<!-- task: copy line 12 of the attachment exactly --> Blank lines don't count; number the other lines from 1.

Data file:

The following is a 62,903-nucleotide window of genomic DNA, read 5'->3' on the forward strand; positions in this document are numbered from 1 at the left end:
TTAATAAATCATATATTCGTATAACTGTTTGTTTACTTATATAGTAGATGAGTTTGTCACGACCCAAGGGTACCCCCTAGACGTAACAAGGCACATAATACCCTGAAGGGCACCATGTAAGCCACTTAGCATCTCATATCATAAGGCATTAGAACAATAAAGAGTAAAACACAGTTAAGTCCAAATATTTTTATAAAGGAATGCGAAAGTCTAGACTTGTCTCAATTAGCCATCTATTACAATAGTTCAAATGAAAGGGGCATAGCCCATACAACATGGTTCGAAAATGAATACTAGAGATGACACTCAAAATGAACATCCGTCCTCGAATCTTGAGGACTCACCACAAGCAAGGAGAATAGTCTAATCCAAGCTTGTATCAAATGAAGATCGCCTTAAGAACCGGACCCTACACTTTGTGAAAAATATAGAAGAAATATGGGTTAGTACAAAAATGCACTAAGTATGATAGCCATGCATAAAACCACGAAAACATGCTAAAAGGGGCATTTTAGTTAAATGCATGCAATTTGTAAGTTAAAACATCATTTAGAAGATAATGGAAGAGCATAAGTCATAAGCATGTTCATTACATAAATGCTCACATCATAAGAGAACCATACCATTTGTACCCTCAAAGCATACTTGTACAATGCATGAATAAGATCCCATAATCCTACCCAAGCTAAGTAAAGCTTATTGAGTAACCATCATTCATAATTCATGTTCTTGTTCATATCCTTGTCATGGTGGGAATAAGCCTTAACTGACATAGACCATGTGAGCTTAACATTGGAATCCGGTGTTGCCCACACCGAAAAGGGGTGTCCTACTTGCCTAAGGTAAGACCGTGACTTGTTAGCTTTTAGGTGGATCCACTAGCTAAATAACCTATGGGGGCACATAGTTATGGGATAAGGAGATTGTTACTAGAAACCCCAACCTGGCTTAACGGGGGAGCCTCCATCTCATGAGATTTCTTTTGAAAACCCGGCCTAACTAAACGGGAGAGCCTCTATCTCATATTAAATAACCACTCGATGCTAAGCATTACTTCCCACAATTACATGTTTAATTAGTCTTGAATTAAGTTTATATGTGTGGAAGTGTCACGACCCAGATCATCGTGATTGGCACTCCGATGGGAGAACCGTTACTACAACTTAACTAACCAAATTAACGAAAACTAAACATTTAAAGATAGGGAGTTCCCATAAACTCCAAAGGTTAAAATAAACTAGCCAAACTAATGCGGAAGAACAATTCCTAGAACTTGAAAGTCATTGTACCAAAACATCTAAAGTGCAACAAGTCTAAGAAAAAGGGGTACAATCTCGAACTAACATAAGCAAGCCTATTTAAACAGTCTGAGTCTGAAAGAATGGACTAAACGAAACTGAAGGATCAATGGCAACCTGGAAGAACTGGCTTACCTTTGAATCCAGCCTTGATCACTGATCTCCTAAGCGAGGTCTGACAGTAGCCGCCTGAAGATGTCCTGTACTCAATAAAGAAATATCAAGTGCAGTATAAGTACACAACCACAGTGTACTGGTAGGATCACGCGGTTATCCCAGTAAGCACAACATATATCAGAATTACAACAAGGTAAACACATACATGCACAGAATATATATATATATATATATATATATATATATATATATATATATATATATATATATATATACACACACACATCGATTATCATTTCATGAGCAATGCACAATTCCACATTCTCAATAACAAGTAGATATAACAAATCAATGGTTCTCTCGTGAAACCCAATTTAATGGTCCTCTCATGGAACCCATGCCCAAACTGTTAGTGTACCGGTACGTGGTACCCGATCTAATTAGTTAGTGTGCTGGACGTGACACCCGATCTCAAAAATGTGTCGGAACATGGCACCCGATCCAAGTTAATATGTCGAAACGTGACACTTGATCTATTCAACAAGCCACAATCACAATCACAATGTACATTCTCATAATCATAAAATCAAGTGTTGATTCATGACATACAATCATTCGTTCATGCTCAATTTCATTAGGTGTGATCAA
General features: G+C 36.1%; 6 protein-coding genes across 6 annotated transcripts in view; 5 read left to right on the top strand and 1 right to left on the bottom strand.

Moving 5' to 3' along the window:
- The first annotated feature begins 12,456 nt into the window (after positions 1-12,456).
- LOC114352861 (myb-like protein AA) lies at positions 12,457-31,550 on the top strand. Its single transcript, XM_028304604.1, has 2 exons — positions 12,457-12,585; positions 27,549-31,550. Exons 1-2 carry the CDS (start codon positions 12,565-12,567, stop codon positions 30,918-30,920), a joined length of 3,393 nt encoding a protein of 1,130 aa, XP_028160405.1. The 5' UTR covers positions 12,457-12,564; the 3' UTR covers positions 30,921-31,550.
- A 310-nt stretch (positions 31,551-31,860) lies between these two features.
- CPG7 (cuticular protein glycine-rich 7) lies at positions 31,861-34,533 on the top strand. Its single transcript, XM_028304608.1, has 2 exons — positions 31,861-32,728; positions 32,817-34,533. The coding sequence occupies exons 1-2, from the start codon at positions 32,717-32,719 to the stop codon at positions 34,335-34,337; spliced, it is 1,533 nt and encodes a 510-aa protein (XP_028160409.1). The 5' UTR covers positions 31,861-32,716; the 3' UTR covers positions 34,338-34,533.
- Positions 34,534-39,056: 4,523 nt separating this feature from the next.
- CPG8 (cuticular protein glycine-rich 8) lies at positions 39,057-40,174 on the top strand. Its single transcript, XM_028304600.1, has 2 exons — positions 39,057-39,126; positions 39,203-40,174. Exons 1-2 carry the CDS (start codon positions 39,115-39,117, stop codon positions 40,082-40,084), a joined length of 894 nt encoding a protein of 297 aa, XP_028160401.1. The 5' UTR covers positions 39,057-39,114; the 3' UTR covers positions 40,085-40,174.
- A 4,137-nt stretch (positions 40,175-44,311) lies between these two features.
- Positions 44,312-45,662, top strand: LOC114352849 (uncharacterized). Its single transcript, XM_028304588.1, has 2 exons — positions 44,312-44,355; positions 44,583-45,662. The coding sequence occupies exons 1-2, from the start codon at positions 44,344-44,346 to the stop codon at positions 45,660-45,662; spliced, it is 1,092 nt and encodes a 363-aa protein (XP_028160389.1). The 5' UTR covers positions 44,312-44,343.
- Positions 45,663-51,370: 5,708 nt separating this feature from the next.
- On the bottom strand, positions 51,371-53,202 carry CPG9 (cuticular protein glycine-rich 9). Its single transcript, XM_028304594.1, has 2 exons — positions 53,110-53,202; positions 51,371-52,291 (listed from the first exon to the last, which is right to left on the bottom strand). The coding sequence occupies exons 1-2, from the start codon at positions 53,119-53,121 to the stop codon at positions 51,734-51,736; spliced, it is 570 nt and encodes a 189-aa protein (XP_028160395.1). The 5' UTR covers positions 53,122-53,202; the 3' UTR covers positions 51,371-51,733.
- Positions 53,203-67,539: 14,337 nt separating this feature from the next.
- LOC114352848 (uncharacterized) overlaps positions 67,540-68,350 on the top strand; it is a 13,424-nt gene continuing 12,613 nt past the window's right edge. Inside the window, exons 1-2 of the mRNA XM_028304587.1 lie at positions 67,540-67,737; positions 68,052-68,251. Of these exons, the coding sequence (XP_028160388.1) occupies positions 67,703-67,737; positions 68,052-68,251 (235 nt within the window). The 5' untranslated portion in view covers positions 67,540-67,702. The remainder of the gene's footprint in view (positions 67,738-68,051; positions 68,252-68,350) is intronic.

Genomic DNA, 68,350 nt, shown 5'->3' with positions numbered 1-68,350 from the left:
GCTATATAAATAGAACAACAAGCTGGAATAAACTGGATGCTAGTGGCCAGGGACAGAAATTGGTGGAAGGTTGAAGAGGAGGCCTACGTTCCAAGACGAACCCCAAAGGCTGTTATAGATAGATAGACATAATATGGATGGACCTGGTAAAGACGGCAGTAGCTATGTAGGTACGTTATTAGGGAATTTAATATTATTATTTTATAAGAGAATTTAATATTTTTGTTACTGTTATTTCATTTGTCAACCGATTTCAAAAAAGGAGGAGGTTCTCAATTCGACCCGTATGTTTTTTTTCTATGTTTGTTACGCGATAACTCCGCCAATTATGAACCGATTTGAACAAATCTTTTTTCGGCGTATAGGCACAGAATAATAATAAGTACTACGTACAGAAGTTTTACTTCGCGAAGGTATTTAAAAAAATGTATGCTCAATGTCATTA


- Positions 44,312-45,662, top strand: LOC114352849 (uncharacterized). Its single transcript, XM_028304588.1, has 2 exons — positions 44,312-44,355; positions 44,583-45,662. The coding sequence occupies exons 1-2, from the start codon at positions 44,344-44,346 to the stop codon at positions 45,660-45,662; spliced, it is 1,092 nt and encodes a 363-aa protein (XP_028160389.1). The 5' UTR covers positions 44,312-44,343.